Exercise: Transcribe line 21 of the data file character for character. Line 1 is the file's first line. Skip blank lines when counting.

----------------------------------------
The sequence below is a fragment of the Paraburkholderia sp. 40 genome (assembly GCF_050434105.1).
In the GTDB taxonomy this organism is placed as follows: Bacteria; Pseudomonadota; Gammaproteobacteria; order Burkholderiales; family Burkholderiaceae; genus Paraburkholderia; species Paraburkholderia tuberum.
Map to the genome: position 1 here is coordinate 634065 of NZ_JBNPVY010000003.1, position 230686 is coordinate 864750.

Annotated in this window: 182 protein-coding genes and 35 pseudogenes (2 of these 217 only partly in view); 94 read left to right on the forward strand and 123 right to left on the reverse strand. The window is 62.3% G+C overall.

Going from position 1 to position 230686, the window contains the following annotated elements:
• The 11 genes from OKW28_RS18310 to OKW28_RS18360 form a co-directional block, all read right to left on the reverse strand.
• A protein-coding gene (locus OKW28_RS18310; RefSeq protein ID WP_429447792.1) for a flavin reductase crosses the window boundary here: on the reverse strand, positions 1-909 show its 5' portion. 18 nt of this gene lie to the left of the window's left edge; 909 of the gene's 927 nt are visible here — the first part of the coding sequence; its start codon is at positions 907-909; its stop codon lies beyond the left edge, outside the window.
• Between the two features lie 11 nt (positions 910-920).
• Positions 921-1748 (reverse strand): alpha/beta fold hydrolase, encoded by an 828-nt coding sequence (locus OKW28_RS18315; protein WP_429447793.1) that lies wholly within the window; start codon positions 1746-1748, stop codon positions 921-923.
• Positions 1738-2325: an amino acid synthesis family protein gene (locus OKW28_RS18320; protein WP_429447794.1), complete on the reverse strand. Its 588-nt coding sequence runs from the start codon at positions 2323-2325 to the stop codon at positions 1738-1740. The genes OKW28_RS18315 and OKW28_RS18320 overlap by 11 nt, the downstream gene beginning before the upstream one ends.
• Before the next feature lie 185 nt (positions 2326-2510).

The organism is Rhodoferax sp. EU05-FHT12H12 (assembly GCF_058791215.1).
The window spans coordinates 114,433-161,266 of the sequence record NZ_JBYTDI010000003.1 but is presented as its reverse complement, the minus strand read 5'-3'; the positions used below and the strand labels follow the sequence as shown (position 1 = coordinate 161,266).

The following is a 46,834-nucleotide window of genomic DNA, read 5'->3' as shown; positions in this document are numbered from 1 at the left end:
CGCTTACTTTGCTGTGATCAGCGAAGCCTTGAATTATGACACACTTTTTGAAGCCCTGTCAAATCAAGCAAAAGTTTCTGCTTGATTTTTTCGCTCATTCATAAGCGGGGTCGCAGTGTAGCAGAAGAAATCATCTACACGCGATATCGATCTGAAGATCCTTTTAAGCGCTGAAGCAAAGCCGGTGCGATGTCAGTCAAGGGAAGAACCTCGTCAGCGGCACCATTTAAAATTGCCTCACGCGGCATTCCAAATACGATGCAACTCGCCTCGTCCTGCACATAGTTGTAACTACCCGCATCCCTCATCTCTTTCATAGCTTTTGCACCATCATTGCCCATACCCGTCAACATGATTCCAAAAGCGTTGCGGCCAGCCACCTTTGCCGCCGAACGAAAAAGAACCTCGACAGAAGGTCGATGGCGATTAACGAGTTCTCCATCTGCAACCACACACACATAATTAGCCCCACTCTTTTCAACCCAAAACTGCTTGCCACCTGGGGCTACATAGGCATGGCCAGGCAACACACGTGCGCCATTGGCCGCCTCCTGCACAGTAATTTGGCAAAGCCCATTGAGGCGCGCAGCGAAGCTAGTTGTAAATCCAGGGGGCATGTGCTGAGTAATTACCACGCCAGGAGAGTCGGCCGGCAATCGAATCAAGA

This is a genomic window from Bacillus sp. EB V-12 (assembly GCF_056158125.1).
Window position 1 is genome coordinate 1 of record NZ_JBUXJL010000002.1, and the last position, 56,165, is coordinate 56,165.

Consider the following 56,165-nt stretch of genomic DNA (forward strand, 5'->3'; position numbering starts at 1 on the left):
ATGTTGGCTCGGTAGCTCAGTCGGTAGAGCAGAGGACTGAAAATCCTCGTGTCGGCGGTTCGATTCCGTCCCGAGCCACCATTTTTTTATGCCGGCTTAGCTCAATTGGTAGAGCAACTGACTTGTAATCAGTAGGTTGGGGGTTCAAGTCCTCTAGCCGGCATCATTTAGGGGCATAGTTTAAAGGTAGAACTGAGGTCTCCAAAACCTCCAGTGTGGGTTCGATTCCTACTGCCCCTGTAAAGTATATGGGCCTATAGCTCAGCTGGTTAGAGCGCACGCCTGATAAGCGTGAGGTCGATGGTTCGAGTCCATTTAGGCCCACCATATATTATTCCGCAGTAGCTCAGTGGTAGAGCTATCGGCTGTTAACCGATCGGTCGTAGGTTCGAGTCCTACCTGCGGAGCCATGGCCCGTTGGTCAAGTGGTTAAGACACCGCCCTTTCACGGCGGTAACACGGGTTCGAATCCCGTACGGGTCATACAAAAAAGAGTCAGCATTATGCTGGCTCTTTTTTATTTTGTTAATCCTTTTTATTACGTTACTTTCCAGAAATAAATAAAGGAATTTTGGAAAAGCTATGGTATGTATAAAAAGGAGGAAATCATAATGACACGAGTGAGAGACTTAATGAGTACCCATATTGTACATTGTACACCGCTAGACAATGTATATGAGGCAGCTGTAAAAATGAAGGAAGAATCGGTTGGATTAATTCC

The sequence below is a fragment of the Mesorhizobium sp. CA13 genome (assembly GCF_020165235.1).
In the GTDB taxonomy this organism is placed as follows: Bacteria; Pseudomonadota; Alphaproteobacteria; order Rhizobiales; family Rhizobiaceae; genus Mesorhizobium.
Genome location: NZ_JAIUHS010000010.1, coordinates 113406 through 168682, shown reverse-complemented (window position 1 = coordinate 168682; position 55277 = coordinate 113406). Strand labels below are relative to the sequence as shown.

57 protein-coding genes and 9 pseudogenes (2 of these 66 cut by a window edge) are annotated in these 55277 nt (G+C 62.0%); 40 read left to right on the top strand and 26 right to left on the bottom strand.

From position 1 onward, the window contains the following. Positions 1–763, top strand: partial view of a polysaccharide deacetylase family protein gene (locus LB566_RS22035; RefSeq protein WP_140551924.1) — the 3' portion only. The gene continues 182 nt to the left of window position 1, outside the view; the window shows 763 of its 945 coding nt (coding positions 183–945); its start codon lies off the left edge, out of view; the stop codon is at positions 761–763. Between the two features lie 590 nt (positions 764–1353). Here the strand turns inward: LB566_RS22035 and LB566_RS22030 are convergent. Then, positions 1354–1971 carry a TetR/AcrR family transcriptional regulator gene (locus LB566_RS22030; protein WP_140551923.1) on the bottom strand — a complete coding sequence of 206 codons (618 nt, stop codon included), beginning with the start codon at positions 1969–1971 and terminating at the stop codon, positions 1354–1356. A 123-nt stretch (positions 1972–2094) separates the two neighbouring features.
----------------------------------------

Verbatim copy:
In the GTDB taxonomy this organism is placed as follows: Bacteria; Pseudomonadota; Alphaproteobacteria; order Rhizobiales; family Rhizobiaceae; genus Mesorhizobium.